Mentions: Most of the patients in previous case reports were categorised into this type. In the previous studies comprising a large number of cases, 4 of 6 (66.7 %) cases of primary pancreatic lymphoma and 9 of 12 (75.0 %) cases of secondary pancreatic lymphoma were classified into this type [27, 33]. This type of presentation is the most commonly encountered and is shown as a homogeneous, generally circumscribed, low-signal-intensity area on T1WI, homogeneous or slightly heterogeneous on T2WI, and a distinctly hypovascular area on DCE-MRI compared with surrounding normal parenchyma (Fig. 1). Lymphoma on the whole tends to be better marginated than PAC, with a clearer demarcation of tumour and normal tissue. On rare occasions, the heterogeneous appearance and poor definition on both T1WI and T2WI can lead to misdiagnosis of PAC (Fig. 2) [34, 35]. There are some useful findings to differentiate lymphoma from PAC, as follows: (1) A bulky homogeneous mass without cystic change, necrosis and alteration of MPD; (2) the envelopment of adjacent vessels without evidence of obstruction; (3) the presence of lymphadenopathy below the level of the left renal vein if present is typically in the peripancreatic region [13]. However, CT-guided biopsy or endoscopic ultrasound-guided fine-needle aspiration (EUS-FNA) may sometimes be needed for accurate diagnosis.Fig. 1


MR features of primary and secondary malignant lymphoma of the pancreas: a pictorial review.

Fujinaga Y, Lall C, Patel A, Matsushita T, Sanyal R, Kadoya M - Insights Imaging (2013)

An 82-year-old woman with primary pancreatic lymphoma, biopsy-proven diffuse large B-cell lymphoma. a Precontrast CT shows ill-defined pancreas head mass (white arrow). b Pancreatic phase dynamic contrast-enhanced CT shows round-shaped and slightly low density mass (white arrow). c Fat-suppressed T2-weighted MR image shows a circumscribed homogeneously hyperintense mass in the pancreatic head (white arrow). d Fat-suppressed T1-weighted MR image shows a hypointense mass in the pancreatic head (white arrow) relative to adjoining normal pancreatic parenchyma. e Pancreatic phase of dynamic contrast-enhanced MR image shows a circumscribed poorly enhanced mass (white arrow) in the pancreatic head with normally enhanced adjacent pancreatic parenchyma. f Haematoxylin-eosin-stained histologic section (original magnification ×200) shows the tumour composed of atypical large lymphoid cells with large nucleus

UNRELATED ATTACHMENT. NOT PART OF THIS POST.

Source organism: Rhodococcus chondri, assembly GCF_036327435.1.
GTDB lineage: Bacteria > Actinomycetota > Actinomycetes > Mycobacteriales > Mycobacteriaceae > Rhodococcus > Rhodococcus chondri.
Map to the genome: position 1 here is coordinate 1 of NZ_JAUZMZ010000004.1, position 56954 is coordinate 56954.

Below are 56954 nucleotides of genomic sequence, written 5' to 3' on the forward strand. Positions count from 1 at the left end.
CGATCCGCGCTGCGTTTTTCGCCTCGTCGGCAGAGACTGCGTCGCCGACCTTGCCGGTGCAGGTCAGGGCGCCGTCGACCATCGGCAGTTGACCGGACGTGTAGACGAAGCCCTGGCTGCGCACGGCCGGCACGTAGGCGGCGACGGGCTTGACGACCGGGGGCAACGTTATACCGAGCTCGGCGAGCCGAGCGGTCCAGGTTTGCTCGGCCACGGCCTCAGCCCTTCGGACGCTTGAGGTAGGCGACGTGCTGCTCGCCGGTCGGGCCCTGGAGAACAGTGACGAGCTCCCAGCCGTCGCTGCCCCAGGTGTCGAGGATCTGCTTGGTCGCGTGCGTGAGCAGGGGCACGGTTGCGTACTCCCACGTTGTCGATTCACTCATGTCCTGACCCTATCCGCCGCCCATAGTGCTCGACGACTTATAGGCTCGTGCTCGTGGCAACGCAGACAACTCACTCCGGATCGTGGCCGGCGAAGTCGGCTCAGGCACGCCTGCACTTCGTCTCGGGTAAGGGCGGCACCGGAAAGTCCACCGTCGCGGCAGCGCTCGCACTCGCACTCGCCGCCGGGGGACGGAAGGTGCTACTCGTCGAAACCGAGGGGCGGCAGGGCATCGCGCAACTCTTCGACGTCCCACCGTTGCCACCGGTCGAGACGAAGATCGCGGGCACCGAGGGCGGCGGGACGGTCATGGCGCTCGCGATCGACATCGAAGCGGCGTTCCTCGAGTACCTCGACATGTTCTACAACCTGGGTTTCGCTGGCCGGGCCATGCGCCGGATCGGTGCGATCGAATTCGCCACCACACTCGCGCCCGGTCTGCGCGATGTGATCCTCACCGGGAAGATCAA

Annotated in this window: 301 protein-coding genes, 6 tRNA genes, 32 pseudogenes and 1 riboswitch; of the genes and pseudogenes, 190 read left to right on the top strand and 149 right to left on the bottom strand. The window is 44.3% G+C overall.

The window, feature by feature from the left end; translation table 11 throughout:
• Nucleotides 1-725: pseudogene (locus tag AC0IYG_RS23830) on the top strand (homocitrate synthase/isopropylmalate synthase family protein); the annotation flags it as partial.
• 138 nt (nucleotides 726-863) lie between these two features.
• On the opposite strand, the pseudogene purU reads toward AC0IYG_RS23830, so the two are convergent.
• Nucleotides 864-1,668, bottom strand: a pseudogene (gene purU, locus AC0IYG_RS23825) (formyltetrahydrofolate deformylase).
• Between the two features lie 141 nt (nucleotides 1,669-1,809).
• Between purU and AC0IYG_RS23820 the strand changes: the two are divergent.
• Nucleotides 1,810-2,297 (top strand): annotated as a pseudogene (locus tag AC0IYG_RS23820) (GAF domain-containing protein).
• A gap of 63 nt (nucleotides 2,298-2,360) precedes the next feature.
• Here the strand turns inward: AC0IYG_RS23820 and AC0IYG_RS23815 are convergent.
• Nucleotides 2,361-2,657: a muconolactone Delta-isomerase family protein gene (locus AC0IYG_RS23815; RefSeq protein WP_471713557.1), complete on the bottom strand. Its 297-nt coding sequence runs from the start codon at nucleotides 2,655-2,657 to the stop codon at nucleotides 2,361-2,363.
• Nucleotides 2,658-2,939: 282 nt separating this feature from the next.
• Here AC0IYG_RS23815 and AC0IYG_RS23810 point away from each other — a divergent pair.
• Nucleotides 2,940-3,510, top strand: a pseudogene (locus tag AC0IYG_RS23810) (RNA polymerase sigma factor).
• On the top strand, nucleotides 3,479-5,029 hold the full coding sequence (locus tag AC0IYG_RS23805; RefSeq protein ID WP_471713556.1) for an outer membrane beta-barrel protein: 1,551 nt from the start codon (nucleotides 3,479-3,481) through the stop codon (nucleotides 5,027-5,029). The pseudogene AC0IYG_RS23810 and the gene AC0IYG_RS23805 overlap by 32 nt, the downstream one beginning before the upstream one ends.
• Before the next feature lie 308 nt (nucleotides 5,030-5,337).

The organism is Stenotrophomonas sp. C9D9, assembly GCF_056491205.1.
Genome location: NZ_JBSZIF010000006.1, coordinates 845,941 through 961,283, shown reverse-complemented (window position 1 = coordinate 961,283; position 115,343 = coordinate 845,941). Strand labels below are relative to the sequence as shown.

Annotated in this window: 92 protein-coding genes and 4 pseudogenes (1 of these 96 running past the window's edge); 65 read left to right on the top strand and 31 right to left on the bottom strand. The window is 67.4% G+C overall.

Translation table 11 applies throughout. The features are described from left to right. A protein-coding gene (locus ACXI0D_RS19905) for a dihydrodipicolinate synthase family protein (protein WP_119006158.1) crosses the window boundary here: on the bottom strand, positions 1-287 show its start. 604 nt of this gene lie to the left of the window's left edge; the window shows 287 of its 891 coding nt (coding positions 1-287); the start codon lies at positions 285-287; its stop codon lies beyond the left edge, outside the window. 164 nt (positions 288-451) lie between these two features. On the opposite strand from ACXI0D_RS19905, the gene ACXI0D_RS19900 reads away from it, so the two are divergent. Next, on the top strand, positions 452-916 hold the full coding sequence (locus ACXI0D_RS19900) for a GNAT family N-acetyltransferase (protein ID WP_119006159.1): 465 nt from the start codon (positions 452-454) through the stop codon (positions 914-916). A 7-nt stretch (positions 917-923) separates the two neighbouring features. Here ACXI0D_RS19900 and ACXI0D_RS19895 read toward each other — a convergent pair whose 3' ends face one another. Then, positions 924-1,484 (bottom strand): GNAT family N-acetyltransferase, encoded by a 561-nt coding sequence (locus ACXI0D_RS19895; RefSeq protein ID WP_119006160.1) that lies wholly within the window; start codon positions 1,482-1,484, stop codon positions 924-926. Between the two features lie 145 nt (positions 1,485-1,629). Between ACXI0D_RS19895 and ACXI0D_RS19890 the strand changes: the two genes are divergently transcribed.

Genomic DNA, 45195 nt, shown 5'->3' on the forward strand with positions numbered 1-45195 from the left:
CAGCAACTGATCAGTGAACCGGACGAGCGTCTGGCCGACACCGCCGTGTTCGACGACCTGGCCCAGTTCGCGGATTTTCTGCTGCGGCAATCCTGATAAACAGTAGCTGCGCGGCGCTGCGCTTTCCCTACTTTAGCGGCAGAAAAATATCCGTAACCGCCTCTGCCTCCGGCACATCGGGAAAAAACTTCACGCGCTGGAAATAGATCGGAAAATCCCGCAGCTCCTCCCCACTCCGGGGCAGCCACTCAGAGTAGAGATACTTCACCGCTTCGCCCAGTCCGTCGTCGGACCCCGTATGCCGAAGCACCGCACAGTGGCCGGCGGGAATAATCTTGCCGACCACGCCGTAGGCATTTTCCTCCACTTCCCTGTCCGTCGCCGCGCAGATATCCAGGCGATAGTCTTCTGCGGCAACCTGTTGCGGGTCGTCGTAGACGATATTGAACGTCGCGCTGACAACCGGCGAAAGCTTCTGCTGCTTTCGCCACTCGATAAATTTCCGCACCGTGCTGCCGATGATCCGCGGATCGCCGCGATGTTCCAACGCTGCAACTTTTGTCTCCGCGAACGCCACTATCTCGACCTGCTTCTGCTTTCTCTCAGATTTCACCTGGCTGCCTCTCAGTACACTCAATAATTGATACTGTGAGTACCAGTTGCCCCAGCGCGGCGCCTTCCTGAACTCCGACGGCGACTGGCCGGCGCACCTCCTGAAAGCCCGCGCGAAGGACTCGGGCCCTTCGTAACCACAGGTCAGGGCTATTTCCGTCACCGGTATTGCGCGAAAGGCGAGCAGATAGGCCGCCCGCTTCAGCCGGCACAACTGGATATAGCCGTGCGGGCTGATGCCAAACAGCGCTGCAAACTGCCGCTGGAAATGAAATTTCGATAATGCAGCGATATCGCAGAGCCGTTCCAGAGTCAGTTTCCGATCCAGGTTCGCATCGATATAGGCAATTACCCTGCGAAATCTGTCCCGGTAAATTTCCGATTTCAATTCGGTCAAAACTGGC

© Copyright Policy - OpenAccess
Related In: Results  -  Collection

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getmorefigures.php?uid=PMC3675250&req=5

Fig1: An 82-year-old woman with primary pancreatic lymphoma, biopsy-proven diffuse large B-cell lymphoma. a Precontrast CT shows ill-defined pancreas head mass (white arrow). b Pancreatic phase dynamic contrast-enhanced CT shows round-shaped and slightly low density mass (white arrow). c Fat-suppressed T2-weighted MR image shows a circumscribed homogeneously hyperintense mass in the pancreatic head (white arrow). d Fat-suppressed T1-weighted MR image shows a hypointense mass in the pancreatic head (white arrow) relative to adjoining normal pancreatic parenchyma. e Pancreatic phase of dynamic contrast-enhanced MR image shows a circumscribed poorly enhanced mass (white arrow) in the pancreatic head with normally enhanced adjacent pancreatic parenchyma. f Haematoxylin-eosin-stained histologic section (original magnification ×200) shows the tumour composed of atypical large lymphoid cells with large nucleus